The past year, indeed the past two or three years, have been quite unsettled from a global perspective. Globally, it seems there is a significant quantity of geo-political change underway: Arab spring in Tunisia and Egypt, the NATO backed overthrow of Qadhafi’s rule in Libya, and ongoing unrest in places like Yemen, Syria and Bahrain. The “Occupy Wall Street” movement that spread across the United States and Canada seems to have largely fizzled out after effecting about zero change. Economic turbulence continues to overlay the geo-political scene, with the American economy still in the doldrums, the Eurozone’s sovereign debt crisis and now rumblings that all may not be sunshine and roses with China’s economy.
So, how does all the above relate to what I would like to have in 2012 that was lacking in 2011? The answer would be some semblance of a return to normalcy. I’m not naive enough to think that things will go back to “the way they were.” Those times are over and they are not coming back. Still, since I’ve essentially entered the final decade count down to a retirement of sorts, I would like to be able to have more confidence that the fiat currency I continue to save and “invest” will actually remain as (or turn into) something that will provide some manner of material support when I finally elect to stop
being a wage slave working. That is, of course, assuming that I will be able to stop working.
7. What dates from 2011 will remain etched upon your memory, and why?
No specific dates, really. I’m not one to remember dates all that well, unless something really big happens, like a birth, death or marriage. And even then, the date in question has to relate to someone very close to me. Nothing like that in 2011.
8. What was your biggest achievement of the year?
Biggest achievement of the year? I was given a special recognition award at work for my performance on a project during the first half of the year, which included a cash component. Which I have yet to spend.
I also finished laying the porcelain tile floor in the new kitchen. The kitchen itself remains to be completed, but it is fully functional. Mostly.
9. What was your biggest failure?
From end of year 2009 : I did not get the manufactured stone onto the house again this past summer. Hmmm. 2010 saw some of the stone get put up, but it is still not finished. Zero stone work was completed during 2011. Perhaps my biggest failure is my continuing inability to accurately estimate the size and scope of most renovation projects and, more importantly, how long it will take to get them done.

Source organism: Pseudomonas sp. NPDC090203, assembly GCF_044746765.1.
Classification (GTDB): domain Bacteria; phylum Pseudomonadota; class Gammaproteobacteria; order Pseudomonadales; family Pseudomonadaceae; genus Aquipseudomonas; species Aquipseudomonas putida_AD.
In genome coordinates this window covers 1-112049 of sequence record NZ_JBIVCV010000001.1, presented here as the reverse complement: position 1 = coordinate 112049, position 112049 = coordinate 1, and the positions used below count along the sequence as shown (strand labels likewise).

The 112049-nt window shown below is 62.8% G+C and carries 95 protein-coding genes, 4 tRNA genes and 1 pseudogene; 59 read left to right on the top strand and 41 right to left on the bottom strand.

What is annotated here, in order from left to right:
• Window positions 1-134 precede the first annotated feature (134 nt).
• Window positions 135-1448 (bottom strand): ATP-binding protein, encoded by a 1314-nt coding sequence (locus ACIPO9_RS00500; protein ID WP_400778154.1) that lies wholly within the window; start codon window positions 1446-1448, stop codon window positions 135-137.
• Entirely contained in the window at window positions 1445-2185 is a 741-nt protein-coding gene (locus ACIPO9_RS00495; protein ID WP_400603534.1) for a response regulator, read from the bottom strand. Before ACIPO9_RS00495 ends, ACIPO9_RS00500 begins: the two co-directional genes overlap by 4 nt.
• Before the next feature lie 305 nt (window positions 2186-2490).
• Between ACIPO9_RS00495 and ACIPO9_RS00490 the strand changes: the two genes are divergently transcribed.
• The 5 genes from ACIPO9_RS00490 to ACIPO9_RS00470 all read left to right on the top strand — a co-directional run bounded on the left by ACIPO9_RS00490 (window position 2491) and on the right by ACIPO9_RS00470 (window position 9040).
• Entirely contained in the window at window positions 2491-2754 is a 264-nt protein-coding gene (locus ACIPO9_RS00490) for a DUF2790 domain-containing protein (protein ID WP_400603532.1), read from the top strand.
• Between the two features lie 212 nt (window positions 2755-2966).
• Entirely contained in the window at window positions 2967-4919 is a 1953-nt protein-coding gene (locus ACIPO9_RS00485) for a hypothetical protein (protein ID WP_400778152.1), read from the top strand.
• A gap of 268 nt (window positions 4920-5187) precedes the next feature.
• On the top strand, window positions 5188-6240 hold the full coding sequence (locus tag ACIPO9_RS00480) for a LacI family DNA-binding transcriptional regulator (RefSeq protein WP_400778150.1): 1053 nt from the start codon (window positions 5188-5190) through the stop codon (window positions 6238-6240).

10. Did you suffer illness or injury?
Nothing of note in 2011, following on the heels of the little cardiac event in 2010. Well, I guess there is the ongoing neck and back issue that like as not stems from the having to use “progressive” lenses. What a pain in the ass! (neck, actually). I need to arrange an eye exam early this year and look at options or alternatives to “progressive” lenses, because these just aren’t working out.
11. What was the best thing you bought?
I don’t buy that much. If I need something, I generally just go and pick it up. I will see things that I want, but knowing that I will never have the free time to indulge in said wants, I usually pass up the wants.
12. Whose behavior merited celebration?
Dee continues to grow up and be a very well behaved child. So much so, that we regularly receive comments from other adults. She is also progressing well with her soccer skill development and play.
13. Whose behavior appalled you?
The CPR has a rail siding in our little hamlet. Historically, it served four grain elevators and was a key transportation link for the farm to market crowd. The grain elevators were all decommissioned and demolished several years, so the CPR now uses this siding to store rail cars containing various materials, some of which are hazardous.